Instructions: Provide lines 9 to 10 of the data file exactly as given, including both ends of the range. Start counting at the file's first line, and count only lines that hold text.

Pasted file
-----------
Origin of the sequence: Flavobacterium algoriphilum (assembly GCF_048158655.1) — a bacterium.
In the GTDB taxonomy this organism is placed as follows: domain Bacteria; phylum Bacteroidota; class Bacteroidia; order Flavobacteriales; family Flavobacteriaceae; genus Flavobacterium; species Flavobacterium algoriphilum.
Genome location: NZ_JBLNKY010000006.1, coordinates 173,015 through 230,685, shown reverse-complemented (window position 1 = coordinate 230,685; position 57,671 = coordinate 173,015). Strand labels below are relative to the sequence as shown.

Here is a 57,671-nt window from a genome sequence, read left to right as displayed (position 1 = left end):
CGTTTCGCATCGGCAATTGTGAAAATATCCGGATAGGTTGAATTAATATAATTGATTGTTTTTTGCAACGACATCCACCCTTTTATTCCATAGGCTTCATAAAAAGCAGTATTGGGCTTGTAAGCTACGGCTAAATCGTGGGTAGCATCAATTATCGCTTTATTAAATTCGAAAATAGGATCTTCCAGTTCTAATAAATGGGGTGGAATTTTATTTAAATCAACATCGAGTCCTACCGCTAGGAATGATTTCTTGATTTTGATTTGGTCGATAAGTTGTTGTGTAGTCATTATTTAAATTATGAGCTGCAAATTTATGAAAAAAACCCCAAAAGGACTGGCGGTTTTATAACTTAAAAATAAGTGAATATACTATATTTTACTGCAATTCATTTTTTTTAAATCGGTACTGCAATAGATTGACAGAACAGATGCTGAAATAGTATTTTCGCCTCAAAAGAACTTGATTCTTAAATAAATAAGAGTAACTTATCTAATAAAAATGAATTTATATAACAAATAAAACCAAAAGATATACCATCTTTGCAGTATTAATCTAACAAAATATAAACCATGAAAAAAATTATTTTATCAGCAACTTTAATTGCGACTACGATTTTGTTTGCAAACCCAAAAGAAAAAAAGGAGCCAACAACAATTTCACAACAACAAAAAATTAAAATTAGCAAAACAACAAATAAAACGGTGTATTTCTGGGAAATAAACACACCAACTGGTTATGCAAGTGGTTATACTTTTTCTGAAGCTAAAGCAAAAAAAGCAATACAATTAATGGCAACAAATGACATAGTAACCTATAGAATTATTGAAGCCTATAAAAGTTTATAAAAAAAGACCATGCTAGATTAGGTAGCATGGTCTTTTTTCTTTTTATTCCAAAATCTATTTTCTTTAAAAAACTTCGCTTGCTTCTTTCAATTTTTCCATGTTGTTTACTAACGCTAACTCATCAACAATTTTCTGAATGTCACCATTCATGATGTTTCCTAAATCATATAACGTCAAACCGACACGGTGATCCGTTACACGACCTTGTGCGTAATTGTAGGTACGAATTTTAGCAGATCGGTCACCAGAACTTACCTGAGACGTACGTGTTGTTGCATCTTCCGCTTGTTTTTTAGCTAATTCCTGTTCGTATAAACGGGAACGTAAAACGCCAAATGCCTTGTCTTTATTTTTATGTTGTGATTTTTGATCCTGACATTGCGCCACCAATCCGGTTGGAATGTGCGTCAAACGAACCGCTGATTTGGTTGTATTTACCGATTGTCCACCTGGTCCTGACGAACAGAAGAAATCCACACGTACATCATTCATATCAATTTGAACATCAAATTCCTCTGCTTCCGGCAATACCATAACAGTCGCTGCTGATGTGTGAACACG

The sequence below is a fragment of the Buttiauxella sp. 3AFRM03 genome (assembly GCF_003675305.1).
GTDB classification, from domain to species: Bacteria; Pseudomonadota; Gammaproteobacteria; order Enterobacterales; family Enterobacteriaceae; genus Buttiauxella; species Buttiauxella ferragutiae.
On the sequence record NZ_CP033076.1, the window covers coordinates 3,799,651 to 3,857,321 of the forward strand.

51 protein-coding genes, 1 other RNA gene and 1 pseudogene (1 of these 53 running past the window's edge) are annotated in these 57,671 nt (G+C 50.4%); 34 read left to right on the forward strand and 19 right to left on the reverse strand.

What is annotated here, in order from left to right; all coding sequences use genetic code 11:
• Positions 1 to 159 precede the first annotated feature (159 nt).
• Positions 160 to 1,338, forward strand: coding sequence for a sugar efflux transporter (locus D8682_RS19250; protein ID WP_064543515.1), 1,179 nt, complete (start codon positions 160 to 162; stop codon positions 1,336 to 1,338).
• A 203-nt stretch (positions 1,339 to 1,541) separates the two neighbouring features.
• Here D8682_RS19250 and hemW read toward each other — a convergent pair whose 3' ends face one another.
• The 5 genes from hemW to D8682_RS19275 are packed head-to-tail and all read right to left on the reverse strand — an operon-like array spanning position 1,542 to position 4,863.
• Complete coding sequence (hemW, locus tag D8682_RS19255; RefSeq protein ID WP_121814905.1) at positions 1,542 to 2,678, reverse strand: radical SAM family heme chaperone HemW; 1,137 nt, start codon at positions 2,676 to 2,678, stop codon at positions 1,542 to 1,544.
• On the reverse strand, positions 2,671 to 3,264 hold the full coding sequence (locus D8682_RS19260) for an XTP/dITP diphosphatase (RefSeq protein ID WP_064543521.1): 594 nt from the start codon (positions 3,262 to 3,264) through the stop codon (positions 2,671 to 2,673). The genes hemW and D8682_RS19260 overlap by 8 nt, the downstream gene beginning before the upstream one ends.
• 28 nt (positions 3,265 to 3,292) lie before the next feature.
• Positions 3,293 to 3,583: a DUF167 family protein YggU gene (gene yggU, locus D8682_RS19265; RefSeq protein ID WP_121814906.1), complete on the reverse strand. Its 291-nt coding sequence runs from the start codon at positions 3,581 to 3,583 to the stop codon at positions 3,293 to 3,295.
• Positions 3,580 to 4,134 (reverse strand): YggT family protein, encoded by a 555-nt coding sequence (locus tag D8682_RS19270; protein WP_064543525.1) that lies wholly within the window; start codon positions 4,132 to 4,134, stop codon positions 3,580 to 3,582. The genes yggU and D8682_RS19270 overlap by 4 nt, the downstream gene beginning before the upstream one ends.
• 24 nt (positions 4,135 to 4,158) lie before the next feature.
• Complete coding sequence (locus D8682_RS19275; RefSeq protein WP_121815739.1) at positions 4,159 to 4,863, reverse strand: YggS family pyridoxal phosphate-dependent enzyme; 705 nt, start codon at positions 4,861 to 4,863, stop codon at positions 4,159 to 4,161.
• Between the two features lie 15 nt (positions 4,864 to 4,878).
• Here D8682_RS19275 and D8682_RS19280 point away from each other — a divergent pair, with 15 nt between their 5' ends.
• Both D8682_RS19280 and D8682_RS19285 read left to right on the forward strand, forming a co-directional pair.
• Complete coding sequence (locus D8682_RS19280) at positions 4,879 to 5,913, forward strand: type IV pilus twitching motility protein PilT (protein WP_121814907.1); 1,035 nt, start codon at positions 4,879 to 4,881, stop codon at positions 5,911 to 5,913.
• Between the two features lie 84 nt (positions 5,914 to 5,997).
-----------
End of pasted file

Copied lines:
51 protein-coding genes, 1 other RNA gene and 1 pseudogene (1 of these 53 running past the window's edge) are annotated in these 57,671 nt (G+C 50.4%); 34 read left to right on the forward strand and 19 right to left on the reverse strand.

What is annotated here, in order from left to right; all coding sequences use genetic code 11: